Tags

Type your tag names separated by a space and hit enter

Dispensable and indispensable amino acids for humans.
J Nutr 2000; 130(7):1835S-40SJN

Abstract

Here, we compared the traditional nutritional definition of the dispensable and indispensable amino acids for humans with categorizations based on amino acid metabolism and function. The three views lead to somewhat different interpretations. From a nutritional perspective, it is quite clear that some amino acids are absolute dietary necessities if normal growth is to be maintained. Even so, growth responses to deficiencies of dispensable amino acids can be found in the literature. From a strictly metabolic perspective, there are only three indispensable amino acids (lysine, threonine and tryptophan) and two dispensable amino acids (glutamate and serine). In addition, a consideration of in vivo amino acid metabolism leads to the definition of a third class of amino acids, termed conditionally essential, whose synthesis can be carried out by mammals but can be limited by a variety of factors. These factors include the dietary supply of the appropriate precursors and the maturity and health of the individual. From a functional perspective, all amino acids are essential, and an argument in favor of the idea of the critical importance of nonessential and conditionally essential amino acids to physiological function is developed.

Authors+Show Affiliations

U.S. Department of Agriculture/ARS Children's Nutrition Research Center, Department of Pediatrics, Baylor College of Medicine, Houston, TX 77030, USA.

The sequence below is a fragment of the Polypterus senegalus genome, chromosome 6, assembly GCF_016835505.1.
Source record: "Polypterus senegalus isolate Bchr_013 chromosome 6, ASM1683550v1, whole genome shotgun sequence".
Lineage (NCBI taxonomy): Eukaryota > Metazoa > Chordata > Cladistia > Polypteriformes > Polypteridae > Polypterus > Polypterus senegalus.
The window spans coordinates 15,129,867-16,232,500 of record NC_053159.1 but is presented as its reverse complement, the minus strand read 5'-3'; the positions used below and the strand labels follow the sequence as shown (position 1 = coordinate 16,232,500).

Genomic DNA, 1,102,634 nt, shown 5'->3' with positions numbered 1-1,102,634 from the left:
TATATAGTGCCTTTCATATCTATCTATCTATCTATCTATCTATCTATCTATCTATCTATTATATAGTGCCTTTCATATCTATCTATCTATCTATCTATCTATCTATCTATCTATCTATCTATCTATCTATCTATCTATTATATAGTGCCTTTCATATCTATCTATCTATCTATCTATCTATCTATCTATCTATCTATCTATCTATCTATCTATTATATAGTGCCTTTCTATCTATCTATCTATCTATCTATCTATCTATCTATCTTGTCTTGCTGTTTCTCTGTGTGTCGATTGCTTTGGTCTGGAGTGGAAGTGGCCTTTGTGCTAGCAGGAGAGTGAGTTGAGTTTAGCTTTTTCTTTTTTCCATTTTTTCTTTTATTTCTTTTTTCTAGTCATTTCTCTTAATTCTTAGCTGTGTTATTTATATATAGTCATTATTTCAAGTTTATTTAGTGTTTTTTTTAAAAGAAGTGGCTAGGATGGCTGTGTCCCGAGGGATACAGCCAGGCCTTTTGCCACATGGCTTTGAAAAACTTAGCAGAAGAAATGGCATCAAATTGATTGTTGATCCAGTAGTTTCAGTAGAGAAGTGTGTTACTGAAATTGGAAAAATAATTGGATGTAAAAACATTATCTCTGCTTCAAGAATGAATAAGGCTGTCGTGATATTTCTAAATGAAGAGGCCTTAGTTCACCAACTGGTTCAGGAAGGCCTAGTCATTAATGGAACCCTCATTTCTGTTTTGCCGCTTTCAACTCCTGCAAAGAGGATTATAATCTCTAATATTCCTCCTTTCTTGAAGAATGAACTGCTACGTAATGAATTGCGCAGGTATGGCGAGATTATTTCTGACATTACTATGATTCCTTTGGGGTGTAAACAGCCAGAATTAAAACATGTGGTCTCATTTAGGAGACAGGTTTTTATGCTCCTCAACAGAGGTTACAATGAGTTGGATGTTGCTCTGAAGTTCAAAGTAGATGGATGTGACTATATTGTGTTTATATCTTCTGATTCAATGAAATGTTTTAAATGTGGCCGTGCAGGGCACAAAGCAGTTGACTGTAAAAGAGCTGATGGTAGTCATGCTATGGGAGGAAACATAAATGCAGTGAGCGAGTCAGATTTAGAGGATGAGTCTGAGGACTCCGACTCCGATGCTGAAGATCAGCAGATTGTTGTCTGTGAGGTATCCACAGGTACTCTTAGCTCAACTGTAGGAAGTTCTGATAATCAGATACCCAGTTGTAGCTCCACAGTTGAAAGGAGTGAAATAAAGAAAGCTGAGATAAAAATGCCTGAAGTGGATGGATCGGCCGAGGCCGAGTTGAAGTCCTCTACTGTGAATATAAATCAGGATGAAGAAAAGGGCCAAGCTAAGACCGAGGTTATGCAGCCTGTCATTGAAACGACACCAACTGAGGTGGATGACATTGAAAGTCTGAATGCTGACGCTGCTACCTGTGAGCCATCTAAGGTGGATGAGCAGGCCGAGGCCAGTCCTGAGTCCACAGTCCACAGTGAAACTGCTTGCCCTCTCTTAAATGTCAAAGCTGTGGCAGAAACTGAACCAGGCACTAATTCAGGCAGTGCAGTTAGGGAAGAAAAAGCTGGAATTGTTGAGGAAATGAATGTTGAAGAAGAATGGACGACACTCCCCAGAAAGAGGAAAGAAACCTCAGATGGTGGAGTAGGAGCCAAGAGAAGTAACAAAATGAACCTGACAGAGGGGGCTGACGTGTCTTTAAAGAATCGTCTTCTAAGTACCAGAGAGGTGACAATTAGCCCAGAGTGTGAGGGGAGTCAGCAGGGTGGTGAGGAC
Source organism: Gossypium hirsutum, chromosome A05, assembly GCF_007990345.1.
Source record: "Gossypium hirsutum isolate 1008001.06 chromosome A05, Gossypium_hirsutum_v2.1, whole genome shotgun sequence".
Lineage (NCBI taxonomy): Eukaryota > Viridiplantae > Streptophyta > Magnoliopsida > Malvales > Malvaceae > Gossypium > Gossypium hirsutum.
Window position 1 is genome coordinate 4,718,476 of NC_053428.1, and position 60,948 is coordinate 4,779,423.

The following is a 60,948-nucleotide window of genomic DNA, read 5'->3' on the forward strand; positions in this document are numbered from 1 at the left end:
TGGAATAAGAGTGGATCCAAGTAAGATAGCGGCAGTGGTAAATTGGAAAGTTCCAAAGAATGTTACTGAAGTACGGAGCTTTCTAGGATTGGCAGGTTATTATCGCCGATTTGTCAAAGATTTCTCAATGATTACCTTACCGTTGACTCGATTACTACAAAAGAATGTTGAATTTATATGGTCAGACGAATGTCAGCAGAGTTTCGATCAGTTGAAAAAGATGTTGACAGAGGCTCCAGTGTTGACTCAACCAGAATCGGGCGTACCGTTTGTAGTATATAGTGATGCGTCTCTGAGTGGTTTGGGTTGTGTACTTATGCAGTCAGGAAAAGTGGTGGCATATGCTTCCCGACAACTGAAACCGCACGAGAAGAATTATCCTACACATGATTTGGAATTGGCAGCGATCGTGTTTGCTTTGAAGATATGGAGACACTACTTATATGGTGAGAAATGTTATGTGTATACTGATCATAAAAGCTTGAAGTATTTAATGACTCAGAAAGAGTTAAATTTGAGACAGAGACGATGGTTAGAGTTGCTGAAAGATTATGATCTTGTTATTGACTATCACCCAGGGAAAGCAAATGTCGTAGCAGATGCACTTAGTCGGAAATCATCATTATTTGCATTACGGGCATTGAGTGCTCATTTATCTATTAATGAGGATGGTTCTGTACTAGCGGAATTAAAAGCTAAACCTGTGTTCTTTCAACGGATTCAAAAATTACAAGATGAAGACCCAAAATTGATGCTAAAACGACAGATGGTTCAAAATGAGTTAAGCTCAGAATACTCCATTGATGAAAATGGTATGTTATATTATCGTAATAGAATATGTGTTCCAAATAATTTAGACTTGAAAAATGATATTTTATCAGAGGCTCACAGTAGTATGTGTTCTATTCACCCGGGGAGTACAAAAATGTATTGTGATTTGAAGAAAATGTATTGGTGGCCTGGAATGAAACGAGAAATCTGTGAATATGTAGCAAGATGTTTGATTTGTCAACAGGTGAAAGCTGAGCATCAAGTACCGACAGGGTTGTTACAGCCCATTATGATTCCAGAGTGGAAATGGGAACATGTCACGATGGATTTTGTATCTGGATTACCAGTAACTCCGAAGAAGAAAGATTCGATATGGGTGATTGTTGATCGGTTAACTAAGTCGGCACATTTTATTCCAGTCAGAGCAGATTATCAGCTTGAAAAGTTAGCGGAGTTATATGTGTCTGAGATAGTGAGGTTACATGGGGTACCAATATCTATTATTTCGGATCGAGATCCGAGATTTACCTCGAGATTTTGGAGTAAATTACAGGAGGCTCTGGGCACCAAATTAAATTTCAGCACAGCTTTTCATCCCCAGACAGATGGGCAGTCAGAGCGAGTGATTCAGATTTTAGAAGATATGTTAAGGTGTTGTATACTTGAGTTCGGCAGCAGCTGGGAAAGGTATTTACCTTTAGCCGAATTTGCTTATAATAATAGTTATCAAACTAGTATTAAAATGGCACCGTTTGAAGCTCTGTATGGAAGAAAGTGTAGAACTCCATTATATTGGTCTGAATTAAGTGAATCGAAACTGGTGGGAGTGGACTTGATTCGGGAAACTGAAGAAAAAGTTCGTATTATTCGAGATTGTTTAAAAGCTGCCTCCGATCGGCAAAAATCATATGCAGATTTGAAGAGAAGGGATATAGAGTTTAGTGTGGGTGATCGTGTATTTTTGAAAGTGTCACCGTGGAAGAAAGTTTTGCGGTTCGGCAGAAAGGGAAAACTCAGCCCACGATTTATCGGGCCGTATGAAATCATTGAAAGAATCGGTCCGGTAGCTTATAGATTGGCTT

Pub Type(s)

Journal Article
Research Support, U.S. Gov't, Non-P.H.S.
Review

Language

eng

PubMed ID

10867060

Citation

Reeds, P J.. "Dispensable and Indispensable Amino Acids for Humans." The Journal of Nutrition, vol. 130, no. 7, 2000, 1835S-40S.
Reeds PJ. Dispensable and indispensable amino acids for humans. J Nutr. 2000;130(7):1835S-40S.
Reeds, P. J. (2000). Dispensable and indispensable amino acids for humans. The Journal of Nutrition, 130(7), 1835S-40S.
Reeds PJ. Dispensable and Indispensable Amino Acids for Humans. J Nutr. 2000;130(7):1835S-40S. PubMed PMID: 10867060.
* Article titles in AMA citation format should be in sentence-case
TY - JOUR T1 - Dispensable and indispensable amino acids for humans. A1 - Reeds,P J, PY - 2000/6/27/pubmed PY - 2000/8/6/medline PY - 2000/6/27/entrez SP - 1835S EP - 40S JF - The Journal of nutrition JO - J. Nutr. VL - 130 IS - 7 N2 - Here, we compared the traditional nutritional definition of the dispensable and indispensable amino acids for humans with categorizations based on amino acid metabolism and function. The three views lead to somewhat different interpretations. From a nutritional perspective, it is quite clear that some amino acids are absolute dietary necessities if normal growth is to be maintained. Even so, growth responses to deficiencies of dispensable amino acids can be found in the literature. From a strictly metabolic perspective, there are only three indispensable amino acids (lysine, threonine and tryptophan) and two dispensable amino acids (glutamate and serine). In addition, a consideration of in vivo amino acid metabolism leads to the definition of a third class of amino acids, termed conditionally essential, whose synthesis can be carried out by mammals but can be limited by a variety of factors. These factors include the dietary supply of the appropriate precursors and the maturity and health of the individual. From a functional perspective, all amino acids are essential, and an argument in favor of the idea of the critical importance of nonessential and conditionally essential amino acids to physiological function is developed. SN - 0022-3166 UR - https://www.unboundmedicine.com/medline/citation/10867060/full_citation L2 - https://academic.oup.com/jn/article-lookup/doi/10.1093/jn/130.7.1835S DB - PRIME DP - Unbound Medicine ER -